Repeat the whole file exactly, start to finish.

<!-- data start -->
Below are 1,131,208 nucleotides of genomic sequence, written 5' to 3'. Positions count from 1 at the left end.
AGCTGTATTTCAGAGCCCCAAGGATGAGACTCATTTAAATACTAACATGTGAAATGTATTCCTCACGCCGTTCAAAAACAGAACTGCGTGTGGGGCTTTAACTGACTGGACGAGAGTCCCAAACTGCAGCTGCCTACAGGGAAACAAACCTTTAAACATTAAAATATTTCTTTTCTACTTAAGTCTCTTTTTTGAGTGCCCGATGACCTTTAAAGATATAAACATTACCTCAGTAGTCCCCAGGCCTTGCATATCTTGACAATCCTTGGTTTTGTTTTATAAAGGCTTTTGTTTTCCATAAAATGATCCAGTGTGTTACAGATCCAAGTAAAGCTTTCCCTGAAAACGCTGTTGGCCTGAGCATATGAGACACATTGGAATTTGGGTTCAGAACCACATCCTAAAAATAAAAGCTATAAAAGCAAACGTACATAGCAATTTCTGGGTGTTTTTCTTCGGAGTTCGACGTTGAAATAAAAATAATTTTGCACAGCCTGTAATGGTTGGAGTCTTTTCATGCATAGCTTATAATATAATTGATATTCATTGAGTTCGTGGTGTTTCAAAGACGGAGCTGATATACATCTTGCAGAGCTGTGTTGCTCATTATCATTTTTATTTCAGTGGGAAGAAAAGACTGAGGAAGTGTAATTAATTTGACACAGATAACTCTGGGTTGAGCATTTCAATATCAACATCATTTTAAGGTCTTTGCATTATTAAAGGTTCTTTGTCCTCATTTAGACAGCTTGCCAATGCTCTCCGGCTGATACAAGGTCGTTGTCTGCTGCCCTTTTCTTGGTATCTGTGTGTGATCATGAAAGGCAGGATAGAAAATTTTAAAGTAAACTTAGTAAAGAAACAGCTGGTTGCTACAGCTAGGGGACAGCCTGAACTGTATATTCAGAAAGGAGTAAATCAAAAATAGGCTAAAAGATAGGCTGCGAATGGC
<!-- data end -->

Below are 1,131,208 nucleotides of genomic sequence, written 5' to 3'. Positions count from 1 at the left end.
AGCTGTATTTCAGAGCCCCAAGGATGAGACTCATTTAAATACTAACATGTGAAATGTATTCCTCACGCCGTTCAAAAACAGAACTGCGTGTGGGGCTTTAACTGACTGGACGAGAGTCCCAAACTGCAGCTGCCTACAGGGAAACAAACCTTTAAACATTAAAATATTTCTTTTCTACTTAAGTCTCTTTTTTGAGTGCCCGATGACCTTTAAAGATATAAACATTACCTCAGTAGTCCCCAGGCCTTGCATATCTTGACAATCCTTGGTTTTGTTTTATAAAGGCTTTTGTTTTCCATAAAATGATCCAGTGTGTTACAGATCCAAGTAAAGCTTTCCCTGAAAACGCTGTTGGCCTGAGCATATGAGACACATTGGAATTTGGGTTCAGAACCACATCCTAAAAATAAAAGCTATAAAAGCAAACGTACATAGCAATTTCTGGGTGTTTTTCTTCGGAGTTCGACGTTGAAATAAAAATAATTTTGCACAGCCTGTAATGGTTGGAGTCTTTTCATGCATAGCTTATAATATAATTGATATTCATTGAGTTCGTGGTGTTTCAAAGACGGAGCTGATATACATCTTGCAGAGCTGTGTTGCTCATTATCATTTTTATTTCAGTGGGAAGAAAAGACTGAGGAAGTGTAATTAATTTGACACAGATAACTCTGGGTTGAGCATTTCAATATCAACATCATTTTAAGGTCTTTGCATTATTAAAGGTTCTTTGTCCTCATTTAGACAGCTTGCCAATGCTCTCCGGCTGATACAAGGTCGTTGTCTGCTGCCCTTTTCTTGGTATCTGTGTGTGATCATGAAAGGCAGGATAGAAAATTTTAAAGTAAACTTAGTAAAGAAACAGCTGGTTGCTACAGCTAGGGGACAGCCTGAACTGTATATTCAGAAAGGAGTAAATCAAAAATAGGCTAAAAGATAGGCTGCGAATGGC